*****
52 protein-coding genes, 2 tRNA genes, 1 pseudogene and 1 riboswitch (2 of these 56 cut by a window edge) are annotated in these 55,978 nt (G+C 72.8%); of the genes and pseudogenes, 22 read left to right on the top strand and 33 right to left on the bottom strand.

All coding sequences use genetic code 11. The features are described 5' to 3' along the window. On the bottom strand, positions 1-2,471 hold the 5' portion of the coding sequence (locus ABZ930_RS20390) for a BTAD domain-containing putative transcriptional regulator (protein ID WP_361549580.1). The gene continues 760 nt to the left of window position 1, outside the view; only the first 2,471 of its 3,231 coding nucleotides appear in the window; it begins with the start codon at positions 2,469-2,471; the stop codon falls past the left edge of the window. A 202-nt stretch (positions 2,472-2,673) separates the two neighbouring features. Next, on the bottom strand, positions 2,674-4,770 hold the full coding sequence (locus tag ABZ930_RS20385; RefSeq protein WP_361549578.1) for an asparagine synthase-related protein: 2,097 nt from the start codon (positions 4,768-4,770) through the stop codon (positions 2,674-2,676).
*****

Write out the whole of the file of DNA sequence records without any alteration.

52 protein-coding genes, 2 tRNA genes, 1 pseudogene and 1 riboswitch (2 of these 56 cut by a window edge) are annotated in these 55,978 nt (G+C 72.8%); of the genes and pseudogenes, 22 read left to right on the top strand and 33 right to left on the bottom strand.

All coding sequences use genetic code 11. The features are described 5' to 3' along the window. On the bottom strand, positions 1-2,471 hold the 5' portion of the coding sequence (locus ABZ930_RS20390) for a BTAD domain-containing putative transcriptional regulator (protein ID WP_361549580.1). The gene continues 760 nt to the left of window position 1, outside the view; only the first 2,471 of its 3,231 coding nucleotides appear in the window; it begins with the start codon at positions 2,469-2,471; the stop codon falls past the left edge of the window. A 202-nt stretch (positions 2,472-2,673) separates the two neighbouring features. Next, on the bottom strand, positions 2,674-4,770 hold the full coding sequence (locus tag ABZ930_RS20385; RefSeq protein WP_361549578.1) for an asparagine synthase-related protein: 2,097 nt from the start codon (positions 4,768-4,770) through the stop codon (positions 2,674-2,676).